top of page

Create Your First Project

Start adding your projects to your portfolio. Click on "Manage Projects" to get started

Sacrifice Zone: Los Angeles


January 13-28, 2024


Los Angeles Natural History Museum

Created by

Michael Bodie & Paula Cizmar

Scenic Design

Sibyl Wickersheimer

Interactivity Design

Luke Quezada

Costume Design

Ann Closs-Farley

Lighting Design

Oleyar Oleyar

Sound Design

Amelia Anello

Sacrifice Zone: Los Angeles (SZLA) is an immersive and interactive environmental justice experience that is presented through this website, as well as an exhibition with live performance. Utilizing multimedia enriched, documentary theater and film storytelling, SZLA highlights the damaging effects of decades of industrial pollution on South Los Angeles communities. The website provides insights into the myriad issues we explore in the live experience.

This was easily the most challenging project of my sound design career up to this point. I joined the design team when Pippin was at its busiest in October of 2023, and very quickly had to learn about renting audio gear and working in a very non-traditional theater space, with a very non-traditional script and project. The challenges immediately presented to me by the producers was the issue of audio bleed between rooms, as the set did not have any solid walls, and the fact that the installation was located inside a giant glass box with a concrete floor. Two major issues to create clear, crisp, good sound. Instead of fighting those issues, I proposed that we lean into the intelligibility of sound that this kind of space would create, and have the bleed allow the entire exhibit to be loud all the time. As an environmental justice project, part of the direction and focus of the sound design was to demonstrate the audio pollution present in these neighborhoods, and that is exactly what ended up happening. I wouldn’t call the sound that was in the exhibit pleasant, and it wasn’t terrible or annoying enough to make you leave, but it was definitely present and polluted the house.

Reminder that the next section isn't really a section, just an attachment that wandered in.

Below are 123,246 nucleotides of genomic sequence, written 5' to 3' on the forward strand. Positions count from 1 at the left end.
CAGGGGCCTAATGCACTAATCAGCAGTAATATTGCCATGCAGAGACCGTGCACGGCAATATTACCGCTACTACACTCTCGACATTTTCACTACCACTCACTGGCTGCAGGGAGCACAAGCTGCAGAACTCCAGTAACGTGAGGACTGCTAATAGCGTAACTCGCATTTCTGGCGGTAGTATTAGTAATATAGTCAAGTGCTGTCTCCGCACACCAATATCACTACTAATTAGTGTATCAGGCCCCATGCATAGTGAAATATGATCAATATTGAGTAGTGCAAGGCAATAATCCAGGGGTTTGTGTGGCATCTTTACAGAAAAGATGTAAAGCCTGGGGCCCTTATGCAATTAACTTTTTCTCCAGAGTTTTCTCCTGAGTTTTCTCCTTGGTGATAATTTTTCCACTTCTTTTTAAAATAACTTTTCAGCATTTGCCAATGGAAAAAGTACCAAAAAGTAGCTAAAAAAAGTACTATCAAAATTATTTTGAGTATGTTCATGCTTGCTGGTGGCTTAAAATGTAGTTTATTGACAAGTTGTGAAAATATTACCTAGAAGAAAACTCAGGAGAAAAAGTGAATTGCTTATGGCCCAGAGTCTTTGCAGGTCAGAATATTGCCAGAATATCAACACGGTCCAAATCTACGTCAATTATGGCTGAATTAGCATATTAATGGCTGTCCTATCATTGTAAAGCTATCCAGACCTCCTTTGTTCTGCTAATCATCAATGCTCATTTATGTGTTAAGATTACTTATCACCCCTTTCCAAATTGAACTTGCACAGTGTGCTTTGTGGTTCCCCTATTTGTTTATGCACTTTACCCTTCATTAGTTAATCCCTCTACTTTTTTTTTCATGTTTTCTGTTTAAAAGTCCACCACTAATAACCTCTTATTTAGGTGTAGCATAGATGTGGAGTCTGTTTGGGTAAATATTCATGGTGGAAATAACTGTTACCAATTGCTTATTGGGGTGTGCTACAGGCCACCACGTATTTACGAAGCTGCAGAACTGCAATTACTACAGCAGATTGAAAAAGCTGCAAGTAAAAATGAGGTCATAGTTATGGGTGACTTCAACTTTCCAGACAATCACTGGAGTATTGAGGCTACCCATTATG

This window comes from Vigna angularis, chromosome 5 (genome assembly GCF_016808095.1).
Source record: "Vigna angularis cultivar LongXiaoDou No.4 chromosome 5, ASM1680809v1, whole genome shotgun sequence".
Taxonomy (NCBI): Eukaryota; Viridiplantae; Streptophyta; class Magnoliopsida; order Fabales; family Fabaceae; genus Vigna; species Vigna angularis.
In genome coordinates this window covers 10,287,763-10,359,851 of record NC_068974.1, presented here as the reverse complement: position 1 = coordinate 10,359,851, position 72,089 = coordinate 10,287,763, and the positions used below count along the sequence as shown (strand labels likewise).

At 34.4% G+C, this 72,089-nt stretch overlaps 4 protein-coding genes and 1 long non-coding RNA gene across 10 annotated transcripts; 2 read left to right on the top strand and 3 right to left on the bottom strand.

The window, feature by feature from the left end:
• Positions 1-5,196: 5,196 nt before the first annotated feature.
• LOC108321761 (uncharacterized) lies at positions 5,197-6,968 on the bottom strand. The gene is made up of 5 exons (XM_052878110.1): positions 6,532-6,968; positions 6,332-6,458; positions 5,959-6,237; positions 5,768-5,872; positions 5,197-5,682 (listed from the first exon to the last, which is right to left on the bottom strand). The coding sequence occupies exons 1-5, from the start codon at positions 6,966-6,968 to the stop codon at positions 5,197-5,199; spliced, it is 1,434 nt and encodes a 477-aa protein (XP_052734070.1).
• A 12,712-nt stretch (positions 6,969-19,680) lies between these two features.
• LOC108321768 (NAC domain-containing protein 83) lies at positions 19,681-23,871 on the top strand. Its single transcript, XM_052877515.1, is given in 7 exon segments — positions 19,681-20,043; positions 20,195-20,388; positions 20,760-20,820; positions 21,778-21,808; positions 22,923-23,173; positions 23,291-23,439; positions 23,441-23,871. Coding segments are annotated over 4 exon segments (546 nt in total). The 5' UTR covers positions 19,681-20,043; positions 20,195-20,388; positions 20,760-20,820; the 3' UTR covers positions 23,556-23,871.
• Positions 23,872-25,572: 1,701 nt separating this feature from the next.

The exhibit during the day had a slightly different sound design than the performances at night. The main difference was volume, as the audience had to be able to hear the cast, and it also featured some dropped source sounds, such as the neighbor’s dog in the kitchen and the oil refinery alarm in the living room. Because there was no crew, we could not have any cues during the performance, only before it started.

It was designed using QLab 4, as there were budget constraints and time restrictions, and the system was Meyer speakers, Mackie speakers, and a Meyer sub. Our distribution was with a MOTU, and due to budget constraints, there was no audio load-in crew, so I had a very fun time installing the entire system on my own. Each room had a mono channel sending to it, with the exception of the truck cab, with multiple speakers on each channel to create a more encompassing sound. The garage, bedroom, and living room all had two speakers each, with the kitchen having three. The truck cab featured a sub and two larger speakers, the sub providing enough low frequency that it was felt not only on the truck seats, but also throughout the rest of the house.

bottom of page